“Approaches To Media” by Newbold and “McQuail’s Mass Communication Theory” by McQuail

In this essay I would like to discuss media and communications issues, types of media research and base the discussion upon the two following sources: “Approaches To Media” by Newbold and “McQuail’s Mass Communications Theory” by McQuail. Before going into the depth of the discussion I would like to introduce these two authors and their works.

Chris Newbold is the professor of Mass Communication theory course; his major area of research interest is the exploration of film as the type of mass communication. According to him the interest presents not only the content of films but also their context. By the context he means the social, economic, historical and industrial environments of production and the various ways of perception, that could be both historical and contemporary because the film products remain with us for some time stored on video and DVD’s. The key areas of research interest for him are: early cinema to Eisenstein, Propaganda during the World War II, The 1960’s New Wave Movement, International films and others.

A big interest here is the way the research methodologies develop in the study of not only film content but also in the reception and context. He puts a lot of importance on the extent to which traditional social science methodologies are of use in the study of Film as Mass Communication theory, and the development of triangulation methodologies. Other areas of interest include all aspects of the moving image, particularly, media education and the study of television and video. The special interest is also in video production, local community and education, local cable provision and satellite.

Approaches to Media presents in one accessible volume a wealth of influential sources charting the major different approaches to the study of media and mass communication. For each of the major traditions of media research, the volume provides exemplifying extracts from seminal’ or otherwise significant works, which reflect the historical development of each tradition and which are conceptualized by the editors’ opening chapters for each section. The opening section includes a variety of different perspectives on the field as a whole, written by leading exponents at different periods of its development. The major traditions are identified here under the concepts of mass society, functionalism, pluralism, media effects, political economy, the public sphere, media professionals, cultural hegemony, moving image, feminism, and the new audience research.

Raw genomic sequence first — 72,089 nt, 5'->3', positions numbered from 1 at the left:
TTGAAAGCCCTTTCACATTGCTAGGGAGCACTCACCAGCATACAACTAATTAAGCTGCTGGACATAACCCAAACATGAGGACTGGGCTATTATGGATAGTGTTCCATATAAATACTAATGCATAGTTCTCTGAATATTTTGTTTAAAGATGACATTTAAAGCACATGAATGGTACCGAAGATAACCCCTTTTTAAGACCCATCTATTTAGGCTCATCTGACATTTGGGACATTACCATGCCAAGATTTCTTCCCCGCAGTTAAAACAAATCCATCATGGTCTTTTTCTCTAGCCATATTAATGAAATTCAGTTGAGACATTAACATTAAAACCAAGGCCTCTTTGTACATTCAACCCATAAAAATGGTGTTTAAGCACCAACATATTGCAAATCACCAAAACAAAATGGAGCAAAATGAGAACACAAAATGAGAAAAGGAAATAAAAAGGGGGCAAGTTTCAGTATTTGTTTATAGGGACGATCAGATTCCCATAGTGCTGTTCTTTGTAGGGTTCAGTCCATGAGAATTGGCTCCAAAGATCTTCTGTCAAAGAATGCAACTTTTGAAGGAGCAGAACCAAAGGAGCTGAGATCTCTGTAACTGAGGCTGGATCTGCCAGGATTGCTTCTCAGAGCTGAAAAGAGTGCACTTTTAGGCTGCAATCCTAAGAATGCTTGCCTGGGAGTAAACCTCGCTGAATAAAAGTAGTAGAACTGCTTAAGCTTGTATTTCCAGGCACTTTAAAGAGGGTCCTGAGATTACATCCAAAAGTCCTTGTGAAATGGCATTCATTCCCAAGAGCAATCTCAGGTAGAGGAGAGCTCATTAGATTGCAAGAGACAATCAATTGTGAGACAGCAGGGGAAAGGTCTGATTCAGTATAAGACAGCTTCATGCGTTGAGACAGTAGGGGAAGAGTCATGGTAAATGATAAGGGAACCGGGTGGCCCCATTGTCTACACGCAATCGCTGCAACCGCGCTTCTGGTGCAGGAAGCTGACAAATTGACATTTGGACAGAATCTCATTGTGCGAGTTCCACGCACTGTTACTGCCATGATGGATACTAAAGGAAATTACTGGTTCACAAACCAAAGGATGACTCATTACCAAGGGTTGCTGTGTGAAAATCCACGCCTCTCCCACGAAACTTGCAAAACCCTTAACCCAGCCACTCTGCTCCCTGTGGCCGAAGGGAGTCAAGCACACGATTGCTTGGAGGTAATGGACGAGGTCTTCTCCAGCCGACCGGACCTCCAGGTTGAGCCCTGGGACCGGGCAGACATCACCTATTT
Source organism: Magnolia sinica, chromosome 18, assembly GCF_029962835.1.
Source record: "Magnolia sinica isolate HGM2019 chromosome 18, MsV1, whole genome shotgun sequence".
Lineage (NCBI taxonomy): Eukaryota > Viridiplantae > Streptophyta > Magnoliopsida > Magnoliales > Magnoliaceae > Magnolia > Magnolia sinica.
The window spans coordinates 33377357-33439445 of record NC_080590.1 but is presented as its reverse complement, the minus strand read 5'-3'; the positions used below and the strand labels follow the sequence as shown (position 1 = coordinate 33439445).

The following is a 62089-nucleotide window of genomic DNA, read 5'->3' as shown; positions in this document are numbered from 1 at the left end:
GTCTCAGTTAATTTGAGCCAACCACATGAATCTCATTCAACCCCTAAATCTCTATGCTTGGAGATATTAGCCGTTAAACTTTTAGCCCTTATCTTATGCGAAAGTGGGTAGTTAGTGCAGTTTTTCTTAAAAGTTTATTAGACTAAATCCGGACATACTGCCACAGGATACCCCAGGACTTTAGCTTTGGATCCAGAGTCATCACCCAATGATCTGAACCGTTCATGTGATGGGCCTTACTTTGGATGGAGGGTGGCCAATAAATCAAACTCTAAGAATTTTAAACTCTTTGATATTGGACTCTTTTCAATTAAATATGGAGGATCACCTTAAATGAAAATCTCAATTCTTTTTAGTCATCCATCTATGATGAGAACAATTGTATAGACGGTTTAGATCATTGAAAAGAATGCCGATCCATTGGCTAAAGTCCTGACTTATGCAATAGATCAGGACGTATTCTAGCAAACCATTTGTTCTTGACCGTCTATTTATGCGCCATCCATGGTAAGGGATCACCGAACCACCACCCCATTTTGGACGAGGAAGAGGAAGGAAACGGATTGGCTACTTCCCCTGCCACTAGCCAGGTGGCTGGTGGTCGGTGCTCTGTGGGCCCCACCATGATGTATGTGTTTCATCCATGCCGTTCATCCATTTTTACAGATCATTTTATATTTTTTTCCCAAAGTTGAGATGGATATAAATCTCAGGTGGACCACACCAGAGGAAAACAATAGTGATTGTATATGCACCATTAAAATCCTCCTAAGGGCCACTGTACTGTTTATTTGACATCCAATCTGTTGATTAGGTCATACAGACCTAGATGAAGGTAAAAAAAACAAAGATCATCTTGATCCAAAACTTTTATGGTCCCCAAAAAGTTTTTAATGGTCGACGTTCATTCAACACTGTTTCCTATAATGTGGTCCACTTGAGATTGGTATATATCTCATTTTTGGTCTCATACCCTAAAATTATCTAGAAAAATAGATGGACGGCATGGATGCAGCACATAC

This volume illustrates and exemplifies the variety of ways in which the mass media have been researched over the past fifty or more years. It provides extracts from seminal works and relates them to developments in the field as a whole and to later works. The volume identifies the major divisions within the field, including mass society theory, the media effects tradition, political economy, the public sphere, media occupations and professionals, cultural hegemony, feminism, and “new” audience research.

  • Brings together in one accessible volume a wealth of influential material which students would otherwise find difficult to consult.
  • Maps the major different traditions in media research, with supporting section introductions.
  • Caters to the new and increasing interest in the history of mass communication research.